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Proceedings of Pervasive 2011: International Conference on Pervasive Computing

Fullname:Pervasive 2011: Pervasive Computing - 9th International Conference
Editors:Kent Lyons; Jeffrey Hightower; Elaine M. Huang
Location:San Francisco, California
Dates:2011-Jun-12 to 2011-Jun-15
Series:Lecture Notes in Computer Science 6696 Springer 2011
Standard No:ISBN 978-3-642-21725-8; hcibib: Pervasive11
Links:Online Proceedings | Conference Home Page
  1. Practices with Smartphones
  2. Sensing at Home, Sensing at Work
  3. Predicting the Future
  4. Location Sensing
  5. Augmenting Mobile Phone Use
  6. Pervasive Computing in the Public Arena
  7. Public Displays
  8. Hands on with Sensing
  9. Sensing on the Body

Practices with Smartphones

Planning, Apps, and the High-End Smartphone: Exploring the Landscape of Modern Cross-Device Reaccess BIBAFull-Text 1-18
  Elizabeth Bales; Timothy Sohn; Vidya Setlur
The rapid growth of mobile devices has made it challenging for users to maintain a consistent digital history among all their personal devices. Even with a variety of cloud computing solutions, users continue to redo web searches and reaccess web content that they already interacted with on another device. This paper presents insights into the cross-device reaccess habits of 15 smartphone users. We studied how they reaccessed content between their computer and smartphone through a combination of data logging, a screenshot-based diary study, and user interviews. From 1276 cross-device reaccess events we found that users reaccess content between their phone and computer with comparable frequency, and that users rarely planned ahead for their reaccess needs. Based on our findings, we present opportunities for building future mobile systems to support the unplanned activities and content reaccess needs of mobile users.
Understanding Human-Smartphone Concerns: A Study of Battery Life BIBAKFull-Text 19-33
  Denzil Ferreira; Anind K. Dey; Vassilis Kostakos
This paper presents a large, 4-week study of more than 4000 people to assess their smartphone charging habits to identify timeslots suitable for opportunistic data uploading and power intensive operations on such devices, as well as opportunities to provide interventions to support better charging behavior. The paper provides an overview of our study and how it was conducted using an online appstore as a software deployment mechanism, and what battery information was collected. We then describe how people charge their smartphones, the implications on battery life and energy usage, and discuss how to improve users' experience with battery life.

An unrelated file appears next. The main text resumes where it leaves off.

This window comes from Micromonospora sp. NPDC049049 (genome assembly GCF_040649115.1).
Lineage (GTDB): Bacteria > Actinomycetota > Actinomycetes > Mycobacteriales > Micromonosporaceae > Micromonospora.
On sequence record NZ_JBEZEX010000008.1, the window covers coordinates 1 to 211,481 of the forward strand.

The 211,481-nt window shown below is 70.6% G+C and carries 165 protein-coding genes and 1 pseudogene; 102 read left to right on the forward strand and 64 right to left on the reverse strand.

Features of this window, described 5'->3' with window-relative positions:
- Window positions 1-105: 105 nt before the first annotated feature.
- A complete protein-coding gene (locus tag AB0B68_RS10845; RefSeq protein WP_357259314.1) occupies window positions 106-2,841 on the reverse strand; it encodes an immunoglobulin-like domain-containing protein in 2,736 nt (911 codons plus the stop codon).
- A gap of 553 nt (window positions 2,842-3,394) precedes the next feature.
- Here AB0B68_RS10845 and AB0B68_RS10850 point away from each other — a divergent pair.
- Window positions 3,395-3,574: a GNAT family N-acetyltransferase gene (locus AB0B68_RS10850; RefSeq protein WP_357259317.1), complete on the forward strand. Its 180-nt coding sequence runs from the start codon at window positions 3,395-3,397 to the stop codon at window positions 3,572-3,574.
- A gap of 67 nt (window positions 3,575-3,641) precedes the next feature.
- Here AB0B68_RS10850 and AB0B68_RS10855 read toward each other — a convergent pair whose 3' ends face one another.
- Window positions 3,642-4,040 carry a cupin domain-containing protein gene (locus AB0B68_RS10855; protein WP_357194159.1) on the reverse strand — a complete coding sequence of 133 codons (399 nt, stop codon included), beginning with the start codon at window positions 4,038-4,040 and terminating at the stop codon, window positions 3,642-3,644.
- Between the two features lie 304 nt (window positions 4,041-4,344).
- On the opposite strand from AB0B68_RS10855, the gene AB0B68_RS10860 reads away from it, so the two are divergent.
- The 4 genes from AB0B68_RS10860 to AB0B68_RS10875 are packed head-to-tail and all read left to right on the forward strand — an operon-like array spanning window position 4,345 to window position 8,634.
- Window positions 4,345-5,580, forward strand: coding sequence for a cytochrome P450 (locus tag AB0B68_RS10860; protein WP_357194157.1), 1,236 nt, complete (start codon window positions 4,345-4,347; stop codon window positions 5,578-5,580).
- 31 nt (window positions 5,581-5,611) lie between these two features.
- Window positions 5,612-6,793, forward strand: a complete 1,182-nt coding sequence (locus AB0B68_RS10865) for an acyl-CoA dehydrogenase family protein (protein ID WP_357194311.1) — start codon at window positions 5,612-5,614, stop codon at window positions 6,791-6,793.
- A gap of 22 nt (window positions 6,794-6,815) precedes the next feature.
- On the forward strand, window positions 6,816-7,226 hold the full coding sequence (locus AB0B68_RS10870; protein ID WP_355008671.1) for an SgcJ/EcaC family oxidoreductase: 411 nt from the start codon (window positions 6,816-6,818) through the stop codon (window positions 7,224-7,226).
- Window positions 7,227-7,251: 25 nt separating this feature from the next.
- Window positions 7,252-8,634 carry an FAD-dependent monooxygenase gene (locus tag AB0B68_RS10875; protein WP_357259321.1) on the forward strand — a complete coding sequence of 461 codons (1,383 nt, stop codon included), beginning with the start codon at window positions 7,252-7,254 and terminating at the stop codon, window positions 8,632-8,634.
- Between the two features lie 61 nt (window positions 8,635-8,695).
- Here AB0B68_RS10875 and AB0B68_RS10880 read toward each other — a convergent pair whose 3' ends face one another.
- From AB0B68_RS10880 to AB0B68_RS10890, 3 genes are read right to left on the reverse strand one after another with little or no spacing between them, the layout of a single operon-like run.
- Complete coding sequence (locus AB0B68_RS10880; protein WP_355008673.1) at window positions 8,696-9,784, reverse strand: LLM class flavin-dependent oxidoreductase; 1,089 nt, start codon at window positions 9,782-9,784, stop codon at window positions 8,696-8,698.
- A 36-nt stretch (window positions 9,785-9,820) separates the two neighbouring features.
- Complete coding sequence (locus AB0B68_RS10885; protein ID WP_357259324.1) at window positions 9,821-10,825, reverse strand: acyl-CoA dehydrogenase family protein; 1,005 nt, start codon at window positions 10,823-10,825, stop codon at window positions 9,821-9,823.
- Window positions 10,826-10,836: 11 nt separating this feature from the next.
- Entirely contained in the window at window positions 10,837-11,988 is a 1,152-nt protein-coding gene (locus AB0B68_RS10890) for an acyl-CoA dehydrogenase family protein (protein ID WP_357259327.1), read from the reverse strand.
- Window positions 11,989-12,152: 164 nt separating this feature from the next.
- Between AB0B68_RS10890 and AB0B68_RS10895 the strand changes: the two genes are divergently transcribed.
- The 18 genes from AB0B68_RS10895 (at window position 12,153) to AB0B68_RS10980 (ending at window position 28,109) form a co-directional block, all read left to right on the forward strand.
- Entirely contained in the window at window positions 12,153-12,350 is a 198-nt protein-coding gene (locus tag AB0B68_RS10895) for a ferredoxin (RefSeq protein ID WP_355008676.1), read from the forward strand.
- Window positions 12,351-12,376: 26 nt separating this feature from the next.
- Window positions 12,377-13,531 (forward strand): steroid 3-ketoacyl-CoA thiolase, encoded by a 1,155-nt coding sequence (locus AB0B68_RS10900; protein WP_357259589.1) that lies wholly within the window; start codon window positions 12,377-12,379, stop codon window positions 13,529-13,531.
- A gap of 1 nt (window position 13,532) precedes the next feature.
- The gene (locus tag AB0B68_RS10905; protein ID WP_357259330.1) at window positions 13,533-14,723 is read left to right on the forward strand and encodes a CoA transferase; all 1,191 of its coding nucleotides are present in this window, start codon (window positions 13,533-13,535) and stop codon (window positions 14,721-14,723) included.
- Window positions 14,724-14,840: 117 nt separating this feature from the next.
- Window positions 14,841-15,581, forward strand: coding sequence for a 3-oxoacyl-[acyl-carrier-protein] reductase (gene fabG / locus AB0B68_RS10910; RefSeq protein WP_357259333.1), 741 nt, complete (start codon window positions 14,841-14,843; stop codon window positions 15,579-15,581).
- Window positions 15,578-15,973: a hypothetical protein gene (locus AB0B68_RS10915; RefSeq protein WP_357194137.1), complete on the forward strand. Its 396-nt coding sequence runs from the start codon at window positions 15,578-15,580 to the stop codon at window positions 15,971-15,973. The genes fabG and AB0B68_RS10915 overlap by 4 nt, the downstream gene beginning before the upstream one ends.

Keywords: Large-scale study; battery life; autonomous logging; smartphones; android

Sensing at Home, Sensing at Work

Monitoring Residential Noise for Prospective Home Owners and Renters BIBAKFull-Text 34-49
  Thomas Zimmerman; Christine Robson
Residential noise is a leading cause of neighborhood dissatisfaction but is difficult to quantify for it varies in intensity and spectra over time. We have developed a noise model and data representation techniques that prospective homeowners and renters can use to provide quantitative and qualitative answers to the question, "is this a quiet neighborhood?" Residential noise is modeled as an ambient background punctuated by transient events. The quantitative noise model extracts noise features that are sent as SMS text messages. A device that implements the noise model has been build, calibrated and verified. The qualitative impact of sound is subjectively assessed by providing one-minute audio summaries composed of twenty 3-second sound segments that represent the loudest noise events occurring in a 24 hour sampling period. The usefulness and desirability of the noise pollution monitoring service is confirmed with pre- and post-use surveys.
Keywords: Location-based services; mobile devices; sensors
A Longitudinal Study of Pressure Sensing to Infer Real-World Water Usage Events in the Home BIBAKFull-Text 50-69
  Jon Froehlich; Eric C. Larson; Elliot Saba; Tim Campbell; Les Atlas; James Fogarty; Shwetak Patel